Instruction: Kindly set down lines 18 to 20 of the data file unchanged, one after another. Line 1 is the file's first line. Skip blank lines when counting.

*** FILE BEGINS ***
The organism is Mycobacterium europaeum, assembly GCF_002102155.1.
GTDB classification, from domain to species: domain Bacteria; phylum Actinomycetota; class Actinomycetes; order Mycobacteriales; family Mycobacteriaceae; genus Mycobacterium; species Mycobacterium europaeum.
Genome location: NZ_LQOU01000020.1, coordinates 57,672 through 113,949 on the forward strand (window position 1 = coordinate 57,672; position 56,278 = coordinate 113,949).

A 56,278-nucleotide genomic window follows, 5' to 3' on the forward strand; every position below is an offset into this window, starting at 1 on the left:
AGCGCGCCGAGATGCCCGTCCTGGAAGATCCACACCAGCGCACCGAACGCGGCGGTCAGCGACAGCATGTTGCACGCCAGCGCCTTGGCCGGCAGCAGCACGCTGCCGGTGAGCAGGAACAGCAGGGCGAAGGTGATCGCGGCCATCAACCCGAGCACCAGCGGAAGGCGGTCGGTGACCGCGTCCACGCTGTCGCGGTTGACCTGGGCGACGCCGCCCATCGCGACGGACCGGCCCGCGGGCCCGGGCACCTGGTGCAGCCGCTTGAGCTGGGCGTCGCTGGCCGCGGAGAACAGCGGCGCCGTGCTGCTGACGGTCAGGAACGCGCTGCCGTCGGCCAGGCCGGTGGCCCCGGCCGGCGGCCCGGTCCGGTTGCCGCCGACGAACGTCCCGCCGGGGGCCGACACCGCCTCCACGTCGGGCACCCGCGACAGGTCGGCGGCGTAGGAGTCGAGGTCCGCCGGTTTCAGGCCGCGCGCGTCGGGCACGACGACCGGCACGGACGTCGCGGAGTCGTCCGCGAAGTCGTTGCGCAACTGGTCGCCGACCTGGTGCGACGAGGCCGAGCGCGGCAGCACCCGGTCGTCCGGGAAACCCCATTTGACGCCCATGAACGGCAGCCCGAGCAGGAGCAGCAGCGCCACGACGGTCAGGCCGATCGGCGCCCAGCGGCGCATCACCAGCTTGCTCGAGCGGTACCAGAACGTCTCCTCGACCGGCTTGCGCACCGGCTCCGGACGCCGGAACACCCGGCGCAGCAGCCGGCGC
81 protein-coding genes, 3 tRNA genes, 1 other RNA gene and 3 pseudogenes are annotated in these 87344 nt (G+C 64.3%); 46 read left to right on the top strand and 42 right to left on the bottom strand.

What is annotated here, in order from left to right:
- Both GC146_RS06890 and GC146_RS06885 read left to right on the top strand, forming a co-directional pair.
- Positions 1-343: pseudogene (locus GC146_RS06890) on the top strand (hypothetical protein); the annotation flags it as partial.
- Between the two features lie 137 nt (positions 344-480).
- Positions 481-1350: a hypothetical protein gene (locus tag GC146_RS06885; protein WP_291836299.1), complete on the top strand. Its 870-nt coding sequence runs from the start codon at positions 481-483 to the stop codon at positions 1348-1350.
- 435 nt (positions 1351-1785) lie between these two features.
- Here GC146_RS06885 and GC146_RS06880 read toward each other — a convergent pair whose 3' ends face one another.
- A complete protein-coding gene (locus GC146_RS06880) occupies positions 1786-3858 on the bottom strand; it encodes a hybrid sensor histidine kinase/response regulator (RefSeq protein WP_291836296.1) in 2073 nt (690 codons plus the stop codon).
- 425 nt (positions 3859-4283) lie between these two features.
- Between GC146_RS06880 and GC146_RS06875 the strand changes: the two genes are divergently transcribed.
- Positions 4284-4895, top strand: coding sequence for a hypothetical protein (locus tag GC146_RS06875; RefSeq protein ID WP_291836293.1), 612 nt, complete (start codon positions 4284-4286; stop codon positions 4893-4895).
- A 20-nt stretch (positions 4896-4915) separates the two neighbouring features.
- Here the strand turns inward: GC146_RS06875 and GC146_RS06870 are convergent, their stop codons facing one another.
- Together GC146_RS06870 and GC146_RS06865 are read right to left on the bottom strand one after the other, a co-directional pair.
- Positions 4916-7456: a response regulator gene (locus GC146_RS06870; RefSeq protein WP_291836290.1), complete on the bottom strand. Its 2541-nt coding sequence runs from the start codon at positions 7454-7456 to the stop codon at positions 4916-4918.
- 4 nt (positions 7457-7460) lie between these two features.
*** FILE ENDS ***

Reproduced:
- A 20-nt stretch (positions 4896-4915) separates the two neighbouring features.
- Here the strand turns inward: GC146_RS06875 and GC146_RS06870 are convergent, their stop codons facing one another.
- Together GC146_RS06870 and GC146_RS06865 are read right to left on the bottom strand one after the other, a co-directional pair.